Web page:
During the Canada Winter Games there's a Mobile Medical Unit (MMU) set up at the hospital to offer support to staff and doctors.
The unit , run by the Provincial Health Services Authority, can provide minor treatment to take the pressure off the emergency department at the hospital and in case of a crisis or disaster, the unit can provide additional support as well. The unit is equipped for primary first-aid, critical care and emergency life-saving surgery.
There is a separate clinic set up at the Prince George Civic Centre which will mostly treat athletes, coaches and other games officials.
"When communities host large events having additional medical capacity can help ensure patient safety in the event of an emergency," said Health Minister Terry Lake, in a recent news release. "The mobile medical unit has travelled to events in communities across the province and has proven to be a great tool to provide temporary, high-functioning capacity to support the health of those in attendance."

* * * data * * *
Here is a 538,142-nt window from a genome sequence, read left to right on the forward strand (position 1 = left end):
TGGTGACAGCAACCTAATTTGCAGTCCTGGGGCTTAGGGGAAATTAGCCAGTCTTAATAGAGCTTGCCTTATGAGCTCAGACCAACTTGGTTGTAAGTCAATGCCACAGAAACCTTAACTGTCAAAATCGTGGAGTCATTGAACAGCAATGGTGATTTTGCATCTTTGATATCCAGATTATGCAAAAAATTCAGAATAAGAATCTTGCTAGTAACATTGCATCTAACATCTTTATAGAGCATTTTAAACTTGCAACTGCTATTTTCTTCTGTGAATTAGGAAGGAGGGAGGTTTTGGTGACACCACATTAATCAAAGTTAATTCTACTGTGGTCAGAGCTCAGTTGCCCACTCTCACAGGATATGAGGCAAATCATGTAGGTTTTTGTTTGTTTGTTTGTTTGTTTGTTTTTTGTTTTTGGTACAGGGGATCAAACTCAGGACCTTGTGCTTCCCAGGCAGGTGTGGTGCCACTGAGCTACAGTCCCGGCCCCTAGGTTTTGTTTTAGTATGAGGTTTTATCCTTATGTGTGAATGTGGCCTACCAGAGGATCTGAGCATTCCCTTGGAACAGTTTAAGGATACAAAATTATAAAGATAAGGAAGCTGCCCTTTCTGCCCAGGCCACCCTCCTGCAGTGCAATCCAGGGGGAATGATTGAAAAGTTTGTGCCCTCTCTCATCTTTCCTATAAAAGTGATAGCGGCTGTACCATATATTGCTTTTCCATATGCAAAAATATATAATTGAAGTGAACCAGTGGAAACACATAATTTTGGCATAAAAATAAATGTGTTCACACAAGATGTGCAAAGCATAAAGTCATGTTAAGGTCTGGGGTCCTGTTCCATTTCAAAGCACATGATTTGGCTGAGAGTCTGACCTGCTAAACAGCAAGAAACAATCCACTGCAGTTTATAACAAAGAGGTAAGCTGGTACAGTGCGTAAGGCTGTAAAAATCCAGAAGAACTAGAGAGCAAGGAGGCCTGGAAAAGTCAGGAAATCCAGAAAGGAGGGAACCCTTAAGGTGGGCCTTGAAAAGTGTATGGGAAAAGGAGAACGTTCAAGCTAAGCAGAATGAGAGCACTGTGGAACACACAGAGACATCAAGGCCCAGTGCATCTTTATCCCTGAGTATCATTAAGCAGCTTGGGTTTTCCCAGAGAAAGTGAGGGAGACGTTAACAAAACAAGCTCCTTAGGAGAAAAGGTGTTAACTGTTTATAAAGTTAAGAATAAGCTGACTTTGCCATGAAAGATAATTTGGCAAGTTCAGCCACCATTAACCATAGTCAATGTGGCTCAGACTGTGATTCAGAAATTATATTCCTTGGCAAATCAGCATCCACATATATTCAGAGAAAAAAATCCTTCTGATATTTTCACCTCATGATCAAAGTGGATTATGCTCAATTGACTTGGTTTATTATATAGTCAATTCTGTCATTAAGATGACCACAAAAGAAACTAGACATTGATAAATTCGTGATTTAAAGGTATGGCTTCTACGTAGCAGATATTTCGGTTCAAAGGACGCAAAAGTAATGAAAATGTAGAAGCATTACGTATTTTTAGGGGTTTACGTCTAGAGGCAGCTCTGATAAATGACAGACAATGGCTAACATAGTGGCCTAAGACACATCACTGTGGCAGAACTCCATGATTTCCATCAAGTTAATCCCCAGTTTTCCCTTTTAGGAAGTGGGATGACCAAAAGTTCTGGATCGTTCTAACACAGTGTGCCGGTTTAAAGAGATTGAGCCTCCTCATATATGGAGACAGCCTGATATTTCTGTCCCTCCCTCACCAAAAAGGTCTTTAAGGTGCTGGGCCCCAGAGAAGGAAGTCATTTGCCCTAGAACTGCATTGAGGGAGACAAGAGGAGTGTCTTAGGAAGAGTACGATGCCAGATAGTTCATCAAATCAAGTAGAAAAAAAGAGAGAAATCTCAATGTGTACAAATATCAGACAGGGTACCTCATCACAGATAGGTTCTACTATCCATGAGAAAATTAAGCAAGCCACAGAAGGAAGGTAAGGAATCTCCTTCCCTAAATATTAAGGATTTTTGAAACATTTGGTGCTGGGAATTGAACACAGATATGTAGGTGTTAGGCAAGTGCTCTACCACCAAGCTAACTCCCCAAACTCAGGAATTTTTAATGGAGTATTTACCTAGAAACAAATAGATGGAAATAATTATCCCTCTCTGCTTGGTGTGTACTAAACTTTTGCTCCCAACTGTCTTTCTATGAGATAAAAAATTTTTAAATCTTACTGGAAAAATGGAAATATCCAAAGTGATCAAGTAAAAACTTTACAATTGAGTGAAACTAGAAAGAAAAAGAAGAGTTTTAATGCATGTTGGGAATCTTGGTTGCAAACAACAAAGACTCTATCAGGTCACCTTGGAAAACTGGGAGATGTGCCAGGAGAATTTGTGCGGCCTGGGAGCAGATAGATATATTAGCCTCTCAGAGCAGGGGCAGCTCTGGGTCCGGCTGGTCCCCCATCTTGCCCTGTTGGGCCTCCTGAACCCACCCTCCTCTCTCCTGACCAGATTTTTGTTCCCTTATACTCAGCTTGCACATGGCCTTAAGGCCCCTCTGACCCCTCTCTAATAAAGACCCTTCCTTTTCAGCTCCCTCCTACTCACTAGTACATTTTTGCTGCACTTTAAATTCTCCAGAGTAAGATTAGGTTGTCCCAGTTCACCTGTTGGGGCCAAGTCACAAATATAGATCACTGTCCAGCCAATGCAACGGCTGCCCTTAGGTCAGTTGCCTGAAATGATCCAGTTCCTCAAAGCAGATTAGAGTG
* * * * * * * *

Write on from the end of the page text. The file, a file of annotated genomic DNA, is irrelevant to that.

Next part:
The Mobile Medical Unit, a 16-metre tractor-trailer that expands to a 1000 square foot facility that has eight to 10 treatment bays. It was first used during the 2010 Olympics in Vancouver, then in 2013 and 2014 at the Kitimat General Hospital during a renovation project.
Along with the medical unit comes a support trailer, that has up-to 72 hours' worth of medical supplies, consumables and other equipment. Although the unit can connect to the hospital's power, city water and waste systems it is self sufficient when needed and has its own power, oxygen, water and waste systems.
The unit was in town last spring for a practice run looking toward the Games.
Training in the unit for staff and doctors took place Thursday and included patient simulation devices.